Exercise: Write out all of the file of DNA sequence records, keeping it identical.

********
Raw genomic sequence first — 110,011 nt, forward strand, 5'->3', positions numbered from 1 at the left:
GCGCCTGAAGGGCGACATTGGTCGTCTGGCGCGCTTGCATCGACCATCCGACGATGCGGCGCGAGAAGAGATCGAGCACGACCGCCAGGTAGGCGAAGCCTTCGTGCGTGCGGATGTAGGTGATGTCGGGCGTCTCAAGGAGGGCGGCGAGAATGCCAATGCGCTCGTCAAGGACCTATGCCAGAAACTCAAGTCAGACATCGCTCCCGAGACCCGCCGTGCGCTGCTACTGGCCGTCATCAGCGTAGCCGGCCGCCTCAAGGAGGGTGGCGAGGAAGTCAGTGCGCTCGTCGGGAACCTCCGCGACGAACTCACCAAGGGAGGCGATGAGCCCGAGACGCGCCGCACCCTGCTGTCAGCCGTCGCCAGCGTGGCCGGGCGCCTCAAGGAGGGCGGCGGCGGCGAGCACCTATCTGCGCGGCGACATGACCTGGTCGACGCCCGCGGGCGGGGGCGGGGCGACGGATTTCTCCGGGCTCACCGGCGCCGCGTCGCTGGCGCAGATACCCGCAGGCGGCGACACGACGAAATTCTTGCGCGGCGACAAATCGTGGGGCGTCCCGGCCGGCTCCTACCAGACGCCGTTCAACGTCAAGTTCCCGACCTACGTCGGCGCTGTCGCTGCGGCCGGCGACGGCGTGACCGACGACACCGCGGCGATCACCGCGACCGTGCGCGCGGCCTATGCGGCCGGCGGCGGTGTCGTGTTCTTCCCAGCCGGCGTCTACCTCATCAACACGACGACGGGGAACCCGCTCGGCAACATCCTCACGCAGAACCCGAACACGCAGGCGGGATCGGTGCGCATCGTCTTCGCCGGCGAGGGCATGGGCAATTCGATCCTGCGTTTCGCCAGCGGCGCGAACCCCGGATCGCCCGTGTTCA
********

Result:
Raw genomic sequence first — 110,011 nt, forward strand, 5'->3', positions numbered from 1 at the left:
GCGCCTGAAGGGCGACATTGGTCGTCTGGCGCGCTTGCATCGACCATCCGACGATGCGGCGCGAGAAGAGATCGAGCACGACCGCCAGGTAGGCGAAGCCTTCGTGCGTGCGGATGTAGGTGATGTCGGGCGTCTCAAGGAGGGCGGCGAGAATGCCAATGCGCTCGTCAAGGACCTATGCCAGAAACTCAAGTCAGACATCGCTCCCGAGACCCGCCGTGCGCTGCTACTGGCCGTCATCAGCGTAGCCGGCCGCCTCAAGGAGGGTGGCGAGGAAGTCAGTGCGCTCGTCGGGAACCTCCGCGACGAACTCACCAAGGGAGGCGATGAGCCCGAGACGCGCCGCACCCTGCTGTCAGCCGTCGCCAGCGTGGCCGGGCGCCTCAAGGAGGGCGGCGGCGGCGAGCACCTATCTGCGCGGCGACATGACCTGGTCGACGCCCGCGGGCGGGGGCGGGGCGACGGATTTCTCCGGGCTCACCGGCGCCGCGTCGCTGGCGCAGATACCCGCAGGCGGCGACACGACGAAATTCTTGCGCGGCGACAAATCGTGGGGCGTCCCGGCCGGCTCCTACCAGACGCCGTTCAACGTCAAGTTCCCGACCTACGTCGGCGCTGTCGCTGCGGCCGGCGACGGCGTGACCGACGACACCGCGGCGATCACCGCGACCGTGCGCGCGGCCTATGCGGCCGGCGGCGGTGTCGTGTTCTTCCCAGCCGGCGTCTACCTCATCAACACGACGACGGGGAACCCGCTCGGCAACATCCTCACGCAGAACCCGAACACGCAGGCGGGATCGGTGCGCATCGTCTTCGCCGGCGAGGGCATGGGCAATTCGATCCTGCGTTTCGCCAGCGGCGCGAACCCCGGATCGCCCGTGTTCA